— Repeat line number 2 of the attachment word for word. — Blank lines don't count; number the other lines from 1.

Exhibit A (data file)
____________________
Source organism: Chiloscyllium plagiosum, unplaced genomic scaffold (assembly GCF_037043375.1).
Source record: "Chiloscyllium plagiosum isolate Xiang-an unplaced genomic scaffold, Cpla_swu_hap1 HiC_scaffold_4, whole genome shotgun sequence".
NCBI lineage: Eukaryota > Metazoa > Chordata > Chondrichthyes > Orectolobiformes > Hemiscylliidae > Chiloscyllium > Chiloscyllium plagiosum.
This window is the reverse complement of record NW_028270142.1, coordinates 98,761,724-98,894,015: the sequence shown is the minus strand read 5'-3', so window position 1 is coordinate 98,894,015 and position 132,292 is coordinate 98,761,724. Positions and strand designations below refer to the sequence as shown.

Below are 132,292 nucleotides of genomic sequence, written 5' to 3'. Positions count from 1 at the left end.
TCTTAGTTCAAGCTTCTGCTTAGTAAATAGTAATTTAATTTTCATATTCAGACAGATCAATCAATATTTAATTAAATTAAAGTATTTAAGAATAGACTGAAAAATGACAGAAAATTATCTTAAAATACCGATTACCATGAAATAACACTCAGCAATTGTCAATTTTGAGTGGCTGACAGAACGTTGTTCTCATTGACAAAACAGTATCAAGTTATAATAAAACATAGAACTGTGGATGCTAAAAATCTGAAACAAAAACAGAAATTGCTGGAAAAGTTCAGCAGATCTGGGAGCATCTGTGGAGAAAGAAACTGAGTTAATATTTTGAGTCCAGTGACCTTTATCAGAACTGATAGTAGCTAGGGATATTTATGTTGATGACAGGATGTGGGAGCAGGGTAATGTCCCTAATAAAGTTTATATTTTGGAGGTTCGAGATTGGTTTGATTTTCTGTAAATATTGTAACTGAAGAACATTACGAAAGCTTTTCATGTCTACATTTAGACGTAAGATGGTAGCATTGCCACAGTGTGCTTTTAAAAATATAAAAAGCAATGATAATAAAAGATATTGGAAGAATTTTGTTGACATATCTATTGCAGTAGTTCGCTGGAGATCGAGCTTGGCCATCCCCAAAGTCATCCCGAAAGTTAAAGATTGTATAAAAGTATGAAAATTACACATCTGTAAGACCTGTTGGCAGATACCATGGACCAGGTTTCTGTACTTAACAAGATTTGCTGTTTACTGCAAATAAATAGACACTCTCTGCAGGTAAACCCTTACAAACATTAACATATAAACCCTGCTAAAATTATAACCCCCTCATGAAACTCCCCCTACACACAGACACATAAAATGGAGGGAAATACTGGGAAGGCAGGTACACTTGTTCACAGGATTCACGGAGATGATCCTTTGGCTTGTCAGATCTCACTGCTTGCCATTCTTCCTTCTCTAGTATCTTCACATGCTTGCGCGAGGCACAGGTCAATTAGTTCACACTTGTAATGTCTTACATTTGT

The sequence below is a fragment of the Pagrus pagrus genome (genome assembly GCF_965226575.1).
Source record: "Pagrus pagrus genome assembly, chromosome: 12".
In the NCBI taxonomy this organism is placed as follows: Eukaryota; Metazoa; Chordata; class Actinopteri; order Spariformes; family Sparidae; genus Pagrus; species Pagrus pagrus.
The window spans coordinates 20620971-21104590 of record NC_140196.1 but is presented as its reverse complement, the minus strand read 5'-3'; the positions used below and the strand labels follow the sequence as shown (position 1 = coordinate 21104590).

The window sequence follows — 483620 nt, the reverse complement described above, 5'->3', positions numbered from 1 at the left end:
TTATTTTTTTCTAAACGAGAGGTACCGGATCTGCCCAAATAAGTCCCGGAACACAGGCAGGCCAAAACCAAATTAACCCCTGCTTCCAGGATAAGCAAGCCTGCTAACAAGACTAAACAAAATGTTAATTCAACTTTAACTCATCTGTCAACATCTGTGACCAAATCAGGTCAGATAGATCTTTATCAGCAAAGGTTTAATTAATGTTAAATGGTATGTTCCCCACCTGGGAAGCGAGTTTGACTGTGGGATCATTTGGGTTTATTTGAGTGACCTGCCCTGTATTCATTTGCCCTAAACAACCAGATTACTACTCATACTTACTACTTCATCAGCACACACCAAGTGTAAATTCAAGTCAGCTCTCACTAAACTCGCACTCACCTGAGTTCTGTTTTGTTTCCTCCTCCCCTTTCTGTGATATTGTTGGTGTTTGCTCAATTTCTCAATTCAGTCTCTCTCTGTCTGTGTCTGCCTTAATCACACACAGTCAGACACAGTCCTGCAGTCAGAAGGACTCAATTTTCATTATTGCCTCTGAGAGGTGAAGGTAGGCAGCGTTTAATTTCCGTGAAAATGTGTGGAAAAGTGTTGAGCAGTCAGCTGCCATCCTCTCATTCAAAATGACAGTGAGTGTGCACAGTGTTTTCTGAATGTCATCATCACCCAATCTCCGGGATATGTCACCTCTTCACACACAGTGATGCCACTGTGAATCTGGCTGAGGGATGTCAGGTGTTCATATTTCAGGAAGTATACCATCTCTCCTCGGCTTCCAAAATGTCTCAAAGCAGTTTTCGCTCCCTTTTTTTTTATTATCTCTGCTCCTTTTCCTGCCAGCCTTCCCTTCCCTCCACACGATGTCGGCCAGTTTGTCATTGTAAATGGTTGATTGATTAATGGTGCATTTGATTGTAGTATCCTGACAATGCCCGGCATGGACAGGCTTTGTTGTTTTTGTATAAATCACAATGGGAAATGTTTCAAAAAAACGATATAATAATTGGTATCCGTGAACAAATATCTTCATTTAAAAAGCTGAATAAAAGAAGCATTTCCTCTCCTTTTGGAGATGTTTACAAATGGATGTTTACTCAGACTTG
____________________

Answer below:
Source record: "Chiloscyllium plagiosum isolate Xiang-an unplaced genomic scaffold, Cpla_swu_hap1 HiC_scaffold_4, whole genome shotgun sequence".